a lesbian ars poetica ~ a poem by Louie Leyson

(Flickr CC, Jocelyn Erskine-Kellie)

Beautiful language is violent. I know this
because it is with such art
that Pedro Chirino, a 17th-century Jesuit,
had once turned me from soft flesh
into solid marble, or that rough trunk

being smoothed down, himself
the pious sculptor with his hammer
and pick in the stone.
I had once thought of poetry
as a drawing of lines in the earth,

the way we had as children
wielding twigs in autumn. A marker,
or a taking. I had thought that,
unlike Chirino, I was being tender.
Now I understand: to write

is not the same as to covet. A poem
is only the earth itself. Here, I echo a tradition
of lesbians who dream themselves
and their lovers as mountains
or poems, lineless. I dreamed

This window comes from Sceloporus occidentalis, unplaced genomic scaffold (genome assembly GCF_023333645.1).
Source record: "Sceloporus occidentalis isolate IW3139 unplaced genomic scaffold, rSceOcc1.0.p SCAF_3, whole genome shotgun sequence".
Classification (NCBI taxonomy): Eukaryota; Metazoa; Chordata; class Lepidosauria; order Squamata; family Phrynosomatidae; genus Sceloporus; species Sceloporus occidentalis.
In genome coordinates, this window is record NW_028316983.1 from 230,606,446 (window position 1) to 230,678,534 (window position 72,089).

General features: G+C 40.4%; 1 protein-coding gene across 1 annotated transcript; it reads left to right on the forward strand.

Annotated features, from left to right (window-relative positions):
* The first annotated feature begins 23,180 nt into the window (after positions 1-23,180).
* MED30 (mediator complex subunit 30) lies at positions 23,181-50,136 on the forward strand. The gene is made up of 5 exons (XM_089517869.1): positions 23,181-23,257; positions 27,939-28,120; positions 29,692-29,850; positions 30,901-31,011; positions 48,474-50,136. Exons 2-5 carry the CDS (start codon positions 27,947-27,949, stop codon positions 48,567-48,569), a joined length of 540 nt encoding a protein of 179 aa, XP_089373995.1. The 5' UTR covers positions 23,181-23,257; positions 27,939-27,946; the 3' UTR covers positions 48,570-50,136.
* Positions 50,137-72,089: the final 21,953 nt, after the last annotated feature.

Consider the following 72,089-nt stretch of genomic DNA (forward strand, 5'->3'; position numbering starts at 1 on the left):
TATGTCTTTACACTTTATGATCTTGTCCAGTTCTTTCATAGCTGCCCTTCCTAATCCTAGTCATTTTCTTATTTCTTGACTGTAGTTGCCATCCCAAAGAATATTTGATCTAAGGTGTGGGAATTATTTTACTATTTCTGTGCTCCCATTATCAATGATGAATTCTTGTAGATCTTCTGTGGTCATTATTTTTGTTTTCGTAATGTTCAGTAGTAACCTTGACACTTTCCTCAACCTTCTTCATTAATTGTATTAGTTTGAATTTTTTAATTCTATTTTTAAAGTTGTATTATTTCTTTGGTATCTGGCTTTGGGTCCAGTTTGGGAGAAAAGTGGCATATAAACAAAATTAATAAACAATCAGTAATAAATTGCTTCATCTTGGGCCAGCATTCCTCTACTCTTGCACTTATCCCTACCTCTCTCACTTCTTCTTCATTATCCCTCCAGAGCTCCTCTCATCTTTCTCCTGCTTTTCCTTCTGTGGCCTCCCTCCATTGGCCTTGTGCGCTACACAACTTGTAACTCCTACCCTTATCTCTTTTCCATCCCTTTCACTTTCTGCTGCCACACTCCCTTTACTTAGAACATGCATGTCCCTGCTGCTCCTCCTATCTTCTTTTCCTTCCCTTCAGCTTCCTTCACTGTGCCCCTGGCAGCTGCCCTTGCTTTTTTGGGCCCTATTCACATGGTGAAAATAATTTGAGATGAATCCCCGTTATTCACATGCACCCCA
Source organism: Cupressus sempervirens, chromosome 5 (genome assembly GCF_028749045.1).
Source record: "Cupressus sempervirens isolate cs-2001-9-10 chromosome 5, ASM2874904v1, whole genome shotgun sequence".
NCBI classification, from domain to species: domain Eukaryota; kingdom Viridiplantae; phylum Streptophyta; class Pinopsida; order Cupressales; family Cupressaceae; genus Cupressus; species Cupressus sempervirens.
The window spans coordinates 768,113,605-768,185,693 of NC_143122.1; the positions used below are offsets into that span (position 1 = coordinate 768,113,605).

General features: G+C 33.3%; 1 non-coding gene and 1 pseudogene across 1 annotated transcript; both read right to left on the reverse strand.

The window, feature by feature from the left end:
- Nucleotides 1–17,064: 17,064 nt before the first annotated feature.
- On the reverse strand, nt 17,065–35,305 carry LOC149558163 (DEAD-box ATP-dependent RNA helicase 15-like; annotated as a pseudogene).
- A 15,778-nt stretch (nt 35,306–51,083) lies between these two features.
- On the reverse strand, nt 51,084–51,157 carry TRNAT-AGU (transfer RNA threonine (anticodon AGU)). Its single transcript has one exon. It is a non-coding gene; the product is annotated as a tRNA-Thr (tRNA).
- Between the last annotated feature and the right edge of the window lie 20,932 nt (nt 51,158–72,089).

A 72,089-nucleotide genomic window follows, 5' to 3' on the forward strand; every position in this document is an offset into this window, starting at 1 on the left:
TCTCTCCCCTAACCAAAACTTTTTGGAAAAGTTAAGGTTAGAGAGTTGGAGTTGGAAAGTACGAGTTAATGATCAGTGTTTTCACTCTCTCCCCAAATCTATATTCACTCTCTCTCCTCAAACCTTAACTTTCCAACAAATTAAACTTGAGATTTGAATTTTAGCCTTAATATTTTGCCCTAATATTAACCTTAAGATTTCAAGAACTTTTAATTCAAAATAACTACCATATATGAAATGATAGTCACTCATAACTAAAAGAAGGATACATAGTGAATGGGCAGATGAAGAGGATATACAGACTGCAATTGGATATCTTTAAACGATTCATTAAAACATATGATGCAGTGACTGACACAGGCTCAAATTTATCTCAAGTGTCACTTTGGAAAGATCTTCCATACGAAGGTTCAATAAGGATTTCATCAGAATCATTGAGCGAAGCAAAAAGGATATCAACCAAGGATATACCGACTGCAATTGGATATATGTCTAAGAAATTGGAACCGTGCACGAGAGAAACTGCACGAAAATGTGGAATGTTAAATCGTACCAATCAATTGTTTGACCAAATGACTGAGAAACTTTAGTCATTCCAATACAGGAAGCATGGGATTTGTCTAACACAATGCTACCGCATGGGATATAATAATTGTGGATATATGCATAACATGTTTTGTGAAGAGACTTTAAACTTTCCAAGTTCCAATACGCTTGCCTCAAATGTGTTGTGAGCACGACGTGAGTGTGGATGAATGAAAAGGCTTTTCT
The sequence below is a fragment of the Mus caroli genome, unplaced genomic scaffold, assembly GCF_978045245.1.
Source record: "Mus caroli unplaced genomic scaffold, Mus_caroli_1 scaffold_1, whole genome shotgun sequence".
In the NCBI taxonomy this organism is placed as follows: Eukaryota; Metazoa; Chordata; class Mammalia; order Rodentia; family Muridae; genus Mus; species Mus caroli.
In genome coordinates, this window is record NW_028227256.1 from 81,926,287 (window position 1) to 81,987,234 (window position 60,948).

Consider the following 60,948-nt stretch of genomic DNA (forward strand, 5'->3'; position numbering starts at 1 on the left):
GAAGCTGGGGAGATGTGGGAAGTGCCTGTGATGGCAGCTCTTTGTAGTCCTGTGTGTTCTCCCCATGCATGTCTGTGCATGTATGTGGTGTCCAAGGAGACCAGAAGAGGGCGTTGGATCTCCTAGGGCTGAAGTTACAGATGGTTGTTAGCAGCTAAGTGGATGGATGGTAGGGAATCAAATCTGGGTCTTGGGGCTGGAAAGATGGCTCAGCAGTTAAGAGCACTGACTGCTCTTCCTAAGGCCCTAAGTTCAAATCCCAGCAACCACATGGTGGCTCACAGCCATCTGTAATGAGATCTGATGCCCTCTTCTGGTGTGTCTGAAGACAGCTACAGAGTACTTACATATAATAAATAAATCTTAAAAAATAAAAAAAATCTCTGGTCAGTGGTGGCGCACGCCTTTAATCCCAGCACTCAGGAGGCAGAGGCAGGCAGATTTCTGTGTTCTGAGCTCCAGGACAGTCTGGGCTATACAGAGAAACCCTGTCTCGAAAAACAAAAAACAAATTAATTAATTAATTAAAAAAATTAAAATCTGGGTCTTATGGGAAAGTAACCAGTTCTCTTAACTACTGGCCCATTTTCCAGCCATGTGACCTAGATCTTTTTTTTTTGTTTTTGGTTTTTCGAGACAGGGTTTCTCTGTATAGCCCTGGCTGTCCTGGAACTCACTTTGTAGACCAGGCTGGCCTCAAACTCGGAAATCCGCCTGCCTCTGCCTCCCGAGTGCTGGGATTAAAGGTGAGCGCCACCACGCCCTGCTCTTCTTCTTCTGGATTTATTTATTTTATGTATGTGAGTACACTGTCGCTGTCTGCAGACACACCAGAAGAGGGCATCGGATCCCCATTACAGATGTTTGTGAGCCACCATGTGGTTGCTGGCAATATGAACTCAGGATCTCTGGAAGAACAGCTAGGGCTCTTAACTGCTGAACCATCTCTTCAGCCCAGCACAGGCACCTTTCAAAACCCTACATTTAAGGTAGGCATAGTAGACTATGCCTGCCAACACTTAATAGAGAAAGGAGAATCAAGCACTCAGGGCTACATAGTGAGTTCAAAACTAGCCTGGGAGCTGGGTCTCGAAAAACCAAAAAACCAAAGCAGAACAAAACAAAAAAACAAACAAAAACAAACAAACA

you were a poem, tells Adrienne Rich, a poem
I wanted to show someone. Natalie Diaz, desired
as granite reorganized, a formation—: yet forming.
Audre Lorde, who finds in each lover a valley
carved out by the mouth of rain.

I am writing this down
for you, which is to say
I am growing a landscape
in the likeness of everyone
I have ever loved,

a space that is also an absence
of hammers or picks
in the stone. My tools are my hands
and the moon, without which no water
on earth would move.

I am writing this down for you,
meaning you move me like a poem
I wanted to show someone,
or gravity felt from the glaring silver
of another landscape’s echo.

Louie Leyson is a UBC graduate and writer who lives on the unceded ancestral territory of the Musqueam, Squamish, and Tsleil-Waututh Nations. Their work has been nominated for the 2022 Pushcart Prize and 2023 National Magazine Awards. You can find their works in CatapultThe Malahat Review, Palette Poetry, The RuptureNat. Brut, Plenitude, and elsewhere. Their twitter is @aswangpoem, their instagram is @cyborgsaints.


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